Two students nominated by the Henry M. Rowan College of Engineering have received the prestigious Goldwater grant 2022.
Ashleigh Jankowski, a junior from Catonsville, Maryland, is studying biomedical engineering with a major in pharmaceutical engineering and therapeutic delivery with a chemistry minor.
Isabella Marshall, a junior from Highland Park, Middlesex County, majors in Electrical and Computer Engineering and Mathematics with a minor in Mechanical Engineering and Computer Science. Both students are pursuing the Thomas N. Bantivoglio Honors concentration in the Honors College.
The federally donated Barry M. Goldwater Scholarship and Excellence Education Program is one of the most prestigious awards that undergraduate students in science, mathematics and engineering can receive. Under the scholarship program, students can receive up to $7,500 per year to help fund their college expenses. The award recognizes students with high potential to become leaders in their field and who intend to pursue the Ph.D. Degree.
Jankowski is the fourth Goldwater Fellow in the past five years, representing both Rowan’s Department of Biomedical Engineering and Honors College.
“It’s reassuring to see that something tangible is emerging from all this work,” said Jankowski.
Jankowski is President of the Rowan Student Chapter of the Biomedical Engineering Society and Service Chair of the Rowan Student Chapter of the Society of Women Engineers. Since her freshman year she has been working with graduate student Robert Mosley as a research assistant in the laboratory of Dr. Mark Byrne.
“Ashleigh is one of the best students in our major,” said Byrne, head of the Foundation Department and professor of biomedical engineering. “When you have students who are bright, hardworking, inquisitive and give them the opportunity to work on advanced research, it’s really exciting to see them grow and mature. It has been a pleasure to work with Ashleigh as she is one of the most talented researchers I have advised.”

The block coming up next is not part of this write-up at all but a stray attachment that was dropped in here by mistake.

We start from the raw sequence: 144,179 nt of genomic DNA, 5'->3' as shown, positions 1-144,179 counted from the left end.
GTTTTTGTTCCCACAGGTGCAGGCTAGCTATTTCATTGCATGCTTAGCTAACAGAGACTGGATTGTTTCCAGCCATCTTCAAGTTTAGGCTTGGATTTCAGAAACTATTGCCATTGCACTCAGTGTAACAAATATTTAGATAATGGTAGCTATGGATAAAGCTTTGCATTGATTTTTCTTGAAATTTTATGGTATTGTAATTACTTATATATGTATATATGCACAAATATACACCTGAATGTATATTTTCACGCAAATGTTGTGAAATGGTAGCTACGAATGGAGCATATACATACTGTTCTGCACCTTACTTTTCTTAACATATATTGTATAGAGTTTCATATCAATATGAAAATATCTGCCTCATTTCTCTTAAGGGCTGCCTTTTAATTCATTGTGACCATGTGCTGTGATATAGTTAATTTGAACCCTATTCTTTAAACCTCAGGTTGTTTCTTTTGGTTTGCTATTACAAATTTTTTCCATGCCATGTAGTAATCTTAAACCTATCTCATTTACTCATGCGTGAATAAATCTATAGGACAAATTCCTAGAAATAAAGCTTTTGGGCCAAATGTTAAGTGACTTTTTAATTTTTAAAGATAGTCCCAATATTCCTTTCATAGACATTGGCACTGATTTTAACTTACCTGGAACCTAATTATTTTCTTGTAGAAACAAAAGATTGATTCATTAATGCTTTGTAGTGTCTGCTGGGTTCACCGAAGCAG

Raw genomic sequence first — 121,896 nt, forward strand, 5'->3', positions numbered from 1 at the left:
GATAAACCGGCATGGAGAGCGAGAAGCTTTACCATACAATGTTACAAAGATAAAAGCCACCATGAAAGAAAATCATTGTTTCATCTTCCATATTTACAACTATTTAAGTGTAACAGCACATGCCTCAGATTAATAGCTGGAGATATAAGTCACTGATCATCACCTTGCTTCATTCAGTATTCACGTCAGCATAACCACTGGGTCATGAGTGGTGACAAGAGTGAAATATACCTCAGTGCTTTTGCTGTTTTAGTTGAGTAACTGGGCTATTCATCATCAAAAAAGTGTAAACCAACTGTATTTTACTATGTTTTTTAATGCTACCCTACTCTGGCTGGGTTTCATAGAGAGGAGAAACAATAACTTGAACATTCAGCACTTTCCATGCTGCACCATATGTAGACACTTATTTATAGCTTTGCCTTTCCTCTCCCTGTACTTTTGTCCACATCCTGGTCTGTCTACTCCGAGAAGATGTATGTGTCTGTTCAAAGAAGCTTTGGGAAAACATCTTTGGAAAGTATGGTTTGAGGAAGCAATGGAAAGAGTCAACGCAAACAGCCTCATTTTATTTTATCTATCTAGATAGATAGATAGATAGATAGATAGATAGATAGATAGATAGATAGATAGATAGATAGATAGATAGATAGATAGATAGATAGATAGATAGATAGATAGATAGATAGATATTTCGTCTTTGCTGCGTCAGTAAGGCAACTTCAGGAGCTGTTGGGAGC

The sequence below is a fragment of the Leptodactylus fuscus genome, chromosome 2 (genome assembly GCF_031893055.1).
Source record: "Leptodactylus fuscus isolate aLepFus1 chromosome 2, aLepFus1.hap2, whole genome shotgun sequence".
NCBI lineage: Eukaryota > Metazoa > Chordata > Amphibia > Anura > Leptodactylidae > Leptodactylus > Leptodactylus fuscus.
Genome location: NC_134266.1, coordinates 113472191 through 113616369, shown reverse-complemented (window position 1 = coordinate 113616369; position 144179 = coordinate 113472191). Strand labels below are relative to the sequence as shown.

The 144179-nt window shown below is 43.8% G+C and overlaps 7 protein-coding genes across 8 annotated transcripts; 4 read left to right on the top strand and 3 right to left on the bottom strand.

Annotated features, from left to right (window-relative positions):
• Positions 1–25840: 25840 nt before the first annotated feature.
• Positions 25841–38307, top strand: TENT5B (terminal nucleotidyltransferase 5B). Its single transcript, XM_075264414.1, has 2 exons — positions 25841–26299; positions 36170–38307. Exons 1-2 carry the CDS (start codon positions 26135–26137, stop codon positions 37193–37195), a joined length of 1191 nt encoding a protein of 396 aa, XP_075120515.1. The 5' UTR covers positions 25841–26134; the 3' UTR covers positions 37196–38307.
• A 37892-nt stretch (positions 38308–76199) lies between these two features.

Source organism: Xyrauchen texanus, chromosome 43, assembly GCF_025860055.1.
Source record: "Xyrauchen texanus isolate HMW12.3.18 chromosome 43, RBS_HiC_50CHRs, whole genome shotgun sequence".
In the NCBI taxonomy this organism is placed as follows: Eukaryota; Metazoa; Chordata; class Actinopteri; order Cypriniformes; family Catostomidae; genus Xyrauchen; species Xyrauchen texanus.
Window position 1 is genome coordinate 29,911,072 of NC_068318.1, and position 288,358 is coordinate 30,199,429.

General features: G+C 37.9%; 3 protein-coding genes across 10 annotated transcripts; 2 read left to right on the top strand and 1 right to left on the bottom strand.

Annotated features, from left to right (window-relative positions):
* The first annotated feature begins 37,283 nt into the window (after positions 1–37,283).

Both in Byrne’s lab and during research internships elsewhere, including a National Science Foundation Jankowski, who received a fellowship at the University of Maryland last summer, has excelled at what Byrne called “groundbreaking cutting-edge research.”
In Byrne’s lab, Jankowski is working on “biomimetic nucleic acid nanocarriers for drug delivery.” These are novel DNA- and RNA-coated nanoparticles that mimic the way some cancer drugs work by binding to DNA. The mechanism is being used in new ways to design and manufacture more potent, controlled-release particles with high loadings of chemotherapeutic agents.
Jankowski said she plans to do her Ph.D. and a career in science.
“I hope to one day run my own university lab so I can mentor and give back to students while continuing to make breakthroughs in research,” said Jankowski.
Marshall is the first Goldwater Fellow to be nominated by the Rowan Department of Electrical & Computer Engineering.
Through her “untraditional” high school journey of three years of self-paced learning, Marshall completed 90 credits of community college courses before joining Rowan. Outside of academia, she works with President Ali Houshmand on West Campus Farm and is a circus performer, trains children in circus skills, and performs for charities that primarily support children. Marshall was also named a University Innovation Fellow.
Research was a constant focus throughout Marshall’s college career. Most recently, she completed an internship at Princeton Plasma Physics Laboratory, Development of a program to speed up the complex calculations that nuclear fusion reactors use to generate clean plasma energy. This summer she will intern at Cornell University’s Boyce Thompson Institute and use STEM to create more sustainable agriculture.
“Isabella not only does so much, she does everything so well,” said Dr. Robi Polikar, Head of the Department of Electrical Engineering and Information Technology. “Perhaps problem-solving skills are more indicative of a student’s true aptitude than grades, and Isabella is able to find practical applications that are typically only found in the best graduate students.”
One reason Marshall “has the makings of a great researcher,” Polikar said, is in part because her research interests are closely tied to an interest in doing good.
“Isabella is passionate about using her skills for social causes, including causes like clean energy and sustainability,” said Polikar. “For a student so focused on research for the greater good, the picture that emerges is not often seen.”